(Clarifies attribution of ISS data in paragraph 5)
* Several shareholders oppose resolutions at top UK firms
* Kentz becomes first UK firm to have pay plan rejected
* UK, EU politicians encourage shareholder engagement
* New breed of funds focus more on governance issues
By Jemima Kelly and Simon Jessop
LONDON, May 22 Encouraged by politicians,
shareholders are starting to flex their muscles again,
frustrated with the slow pace of reform within companies on
everything from executive pay to appointing more women
After the "shareholder spring" of 2012, when a number of
investors abandoned their traditional back-seat position on the
management of companies, last year's round of annual shareholder
meetings was a much more subdued affair.
But the signs this year point to the return of a more active
stance, with several shareholders rejecting resolutions at
blue-chip firms including Barclays, AstraZeneca
, National Express and Standard Chartered
The proportion of "oppose" votes recommended by investor
advisory firm Institutional Shareholder Services (ISS) against
companies listed in Britain's FTSE All-Share index is up
17 percent for annual general meetings (AGM) up to May 6.
According to ISS Corporate Services, the advisory firm has
issued 27 such recommendations out of a total of 198, versus 50
from 414 for the whole of the previous AGM season.
"Last year was a year of consolidation after the shareholder
spring, but this year you've quite clearly seen a reaction from
shareholders that the corporate world isn't moving fast enough
on these issues," Alan MacDougall, managing director at fellow
shareholder voting advisory firm PIRC, told Reuters.
"Barclays is the tip of the iceberg," he added, referring to
the British bank's AGM on April 24, when more than a third of
shareholders declined to back its pay plan.
PIRC is either calling for a "no" vote, or supporting
shareholder resolutions, against, oil firm Afren
security firm G4S, advertising group WPP and
financial group HSBC among others at upcoming AGMs.
Executive pay has long been a controversial topic, with the
public, politicians and investors growing angry over the rise in
boardroom riches, irrespective of wider economic conditions.
Between 1998 and 2010, average pay for Britain's chief
executives rose 13 percent a year, despite no overall increase
in the FTSE 100 blue-chip share index.
Politicians are encouraging investors to hold companies to
account more and have given them new powers, with shareholder
votes on pay made binding in Britain in October 2013.
While most investors prefer to work behind the scenes with
firms and avoid public disagreements, there are signs they are
prepared to go public when they think change is too slow.
Insurer Standard Life, Barclays' sixth-biggest
investor, took the rare decision of announcing it had voted
against the bank's pay plan, which increased bonuses for
investment bankers last year despite a one-third drop in profit.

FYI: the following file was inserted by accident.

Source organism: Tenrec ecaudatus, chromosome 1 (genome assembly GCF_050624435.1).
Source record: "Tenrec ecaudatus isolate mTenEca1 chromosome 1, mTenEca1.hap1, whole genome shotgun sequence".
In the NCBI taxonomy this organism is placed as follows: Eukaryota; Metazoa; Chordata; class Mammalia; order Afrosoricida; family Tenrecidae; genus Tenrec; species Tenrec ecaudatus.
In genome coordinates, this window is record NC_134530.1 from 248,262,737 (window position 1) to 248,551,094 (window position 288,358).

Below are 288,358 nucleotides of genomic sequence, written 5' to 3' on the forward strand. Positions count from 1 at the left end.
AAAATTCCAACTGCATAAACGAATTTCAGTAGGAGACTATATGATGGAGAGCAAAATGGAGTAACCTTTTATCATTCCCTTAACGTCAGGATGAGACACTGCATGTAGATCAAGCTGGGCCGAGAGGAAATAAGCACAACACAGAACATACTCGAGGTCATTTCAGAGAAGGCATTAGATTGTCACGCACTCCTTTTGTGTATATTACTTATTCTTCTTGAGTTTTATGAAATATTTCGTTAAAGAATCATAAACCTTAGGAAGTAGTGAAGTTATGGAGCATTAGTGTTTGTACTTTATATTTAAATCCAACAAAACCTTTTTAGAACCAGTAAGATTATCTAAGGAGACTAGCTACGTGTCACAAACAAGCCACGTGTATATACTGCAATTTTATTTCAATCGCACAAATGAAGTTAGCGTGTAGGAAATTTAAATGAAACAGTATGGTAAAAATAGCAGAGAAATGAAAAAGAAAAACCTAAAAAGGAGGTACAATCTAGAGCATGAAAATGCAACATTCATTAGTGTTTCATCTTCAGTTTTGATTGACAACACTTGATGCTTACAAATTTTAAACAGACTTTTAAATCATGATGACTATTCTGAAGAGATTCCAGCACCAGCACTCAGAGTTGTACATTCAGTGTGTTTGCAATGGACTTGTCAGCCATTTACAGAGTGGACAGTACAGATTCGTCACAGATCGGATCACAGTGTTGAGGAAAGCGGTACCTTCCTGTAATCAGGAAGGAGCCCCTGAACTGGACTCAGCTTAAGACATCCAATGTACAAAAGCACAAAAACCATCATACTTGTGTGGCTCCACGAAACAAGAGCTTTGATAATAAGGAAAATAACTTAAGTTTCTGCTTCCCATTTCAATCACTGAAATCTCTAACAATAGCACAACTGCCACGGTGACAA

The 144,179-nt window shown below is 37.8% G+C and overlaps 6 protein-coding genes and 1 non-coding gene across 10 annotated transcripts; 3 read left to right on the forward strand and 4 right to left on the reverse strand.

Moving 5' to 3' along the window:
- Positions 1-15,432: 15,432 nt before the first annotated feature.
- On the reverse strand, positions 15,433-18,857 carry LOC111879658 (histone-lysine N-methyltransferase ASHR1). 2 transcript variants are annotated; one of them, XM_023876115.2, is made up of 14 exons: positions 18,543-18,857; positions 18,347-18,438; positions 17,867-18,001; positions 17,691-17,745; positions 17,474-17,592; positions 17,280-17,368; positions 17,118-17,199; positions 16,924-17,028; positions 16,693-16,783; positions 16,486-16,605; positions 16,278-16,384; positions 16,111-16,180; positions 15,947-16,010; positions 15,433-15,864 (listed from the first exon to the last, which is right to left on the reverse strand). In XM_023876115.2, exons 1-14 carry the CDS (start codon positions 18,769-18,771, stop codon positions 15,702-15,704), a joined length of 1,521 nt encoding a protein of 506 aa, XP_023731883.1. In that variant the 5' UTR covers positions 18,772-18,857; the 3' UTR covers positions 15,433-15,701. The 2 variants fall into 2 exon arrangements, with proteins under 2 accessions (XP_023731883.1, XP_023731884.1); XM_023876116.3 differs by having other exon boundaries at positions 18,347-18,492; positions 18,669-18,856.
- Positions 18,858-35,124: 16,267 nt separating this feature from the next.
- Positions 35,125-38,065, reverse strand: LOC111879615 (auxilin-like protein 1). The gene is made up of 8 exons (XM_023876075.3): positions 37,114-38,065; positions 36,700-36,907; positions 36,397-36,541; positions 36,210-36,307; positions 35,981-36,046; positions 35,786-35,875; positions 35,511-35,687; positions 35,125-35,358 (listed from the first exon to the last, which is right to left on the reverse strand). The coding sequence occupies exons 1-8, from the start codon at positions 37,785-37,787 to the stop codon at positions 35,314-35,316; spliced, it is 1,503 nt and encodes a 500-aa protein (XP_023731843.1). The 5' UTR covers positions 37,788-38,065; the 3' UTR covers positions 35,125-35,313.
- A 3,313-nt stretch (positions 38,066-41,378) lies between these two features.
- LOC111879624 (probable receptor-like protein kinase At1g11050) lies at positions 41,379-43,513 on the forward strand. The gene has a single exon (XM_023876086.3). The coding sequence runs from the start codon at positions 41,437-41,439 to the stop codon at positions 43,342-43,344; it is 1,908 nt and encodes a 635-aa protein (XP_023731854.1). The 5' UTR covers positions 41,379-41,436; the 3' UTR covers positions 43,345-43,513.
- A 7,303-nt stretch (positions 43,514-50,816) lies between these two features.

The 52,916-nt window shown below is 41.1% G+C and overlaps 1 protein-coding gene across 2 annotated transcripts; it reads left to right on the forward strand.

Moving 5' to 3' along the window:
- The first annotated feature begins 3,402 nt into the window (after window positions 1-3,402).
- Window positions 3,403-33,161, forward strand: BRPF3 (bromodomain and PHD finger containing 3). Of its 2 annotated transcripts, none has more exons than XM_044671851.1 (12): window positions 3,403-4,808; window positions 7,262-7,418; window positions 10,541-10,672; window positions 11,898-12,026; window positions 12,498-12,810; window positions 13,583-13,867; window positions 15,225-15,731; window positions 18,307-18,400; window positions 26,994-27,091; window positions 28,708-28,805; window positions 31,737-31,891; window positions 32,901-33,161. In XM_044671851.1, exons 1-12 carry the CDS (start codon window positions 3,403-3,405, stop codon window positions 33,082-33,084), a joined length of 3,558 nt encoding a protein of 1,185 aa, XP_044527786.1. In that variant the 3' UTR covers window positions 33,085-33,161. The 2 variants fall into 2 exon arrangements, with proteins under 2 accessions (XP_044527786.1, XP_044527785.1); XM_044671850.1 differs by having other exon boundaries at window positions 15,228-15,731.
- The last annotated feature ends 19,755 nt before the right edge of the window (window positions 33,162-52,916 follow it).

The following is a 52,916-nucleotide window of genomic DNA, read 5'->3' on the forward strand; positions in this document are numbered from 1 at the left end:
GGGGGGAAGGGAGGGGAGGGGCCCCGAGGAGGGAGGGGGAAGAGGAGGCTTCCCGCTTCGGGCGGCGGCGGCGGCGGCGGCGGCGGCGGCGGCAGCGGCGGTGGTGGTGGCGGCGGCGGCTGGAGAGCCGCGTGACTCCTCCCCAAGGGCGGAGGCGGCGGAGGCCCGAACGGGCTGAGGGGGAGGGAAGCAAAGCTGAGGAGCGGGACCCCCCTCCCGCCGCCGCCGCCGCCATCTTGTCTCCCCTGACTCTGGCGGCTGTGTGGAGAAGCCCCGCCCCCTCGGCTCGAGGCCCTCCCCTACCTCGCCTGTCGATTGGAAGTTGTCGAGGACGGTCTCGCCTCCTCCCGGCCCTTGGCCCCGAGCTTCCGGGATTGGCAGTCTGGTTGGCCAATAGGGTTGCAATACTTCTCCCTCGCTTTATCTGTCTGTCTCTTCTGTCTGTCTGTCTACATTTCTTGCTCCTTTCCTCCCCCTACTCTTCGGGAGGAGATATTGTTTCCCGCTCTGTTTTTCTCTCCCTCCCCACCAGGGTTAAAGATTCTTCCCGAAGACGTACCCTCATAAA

For the first time ever for a London-listed company,
shareholders also voted down the remuneration policy of
engineering firm Kentz on Friday.
IT'S NOT JUST PAY
Pay is not the only topic galvanising shareholders.
At its AGM on Tuesday, 10 percent of miner Glencore
Xstrata's shareholders did not back the appointment of
ex-BP CEO Tony Hayward as chairman after criticism of the firm's
failure to appoint any female board members.
A 2011 government review said all of Britain's blue-chip
FTSE 100 companies should aim for at least a quarter of
their boards to be comprised of women by 2015.
While progress has been made, with women now making up 20.4
percent of board seats in FTSE 100 firms, up from 12.5 percent
when the review was conducted, there are still laggards, and the
proportion of board seats occupied by women in the next tier of
250 UK listed firms is just 15.1 percent.
Glencore Xstrata, appearing to feel the pressure, promised
to appoint a woman to its board this year.
A EUROPEAN PUSH
Investors are being encouraged to get more hands-on with
Michel Barnier, the European Union's financial services
chief, has proposed changes to the EU's shareholder rights
directive that would give investors across the 28-country bloc a
"say on pay".
The EU is also planning legislation to make all companies
report non-financial data, such as their environmental record,
which would make it easier for shareholders to hold businesses
to account over a broader range of issues.
For now, however, the centre of shareholder activism seems
likely to remain in the UK because of the relatively high level
of institutional investor ownership in its companies.
"Where there is low insider ownership you are less likely to
have a blocking family or insider stake that is going to have a
significant sway over any voting," said Raj Hindocha, managing
director for research at Deutsche Bank.
"So you are more likely to be able to have an influence and
liaise with a board that is receptive to ideas and change."
Ensuring businesses have good corporate governance appears
to make good business sense for investors.
A January report by fund manager Hermes found well-run firms
on the MSCI World equity index outperformed poorly governed ones
by an average 30 basis points a month from 2008 to 2013.
Such data has encouraged the rise of investment funds that
focus on companies with strong track records in environmental,
social and governance (ESG) matters.
Total global assets under management at ESG funds amounted
to at least $13.6 trillion at the end of 2011, with Europe
accounting for 49 percent, according to the Global Sustainable
Many of these funds see it as in their interests to take a
tougher line on corporate governance.
"We're not here to be warm and fuzzy. We're here to make
money," said Lewis Grant, a portfolio manager who works on the
Hermes global equity ESG fund, which it launched on May 1.
($1 = 0.5935 British Pounds)
($1 = 0.7302 Euros)
(Editing by Alexander Smith and Mark Potter)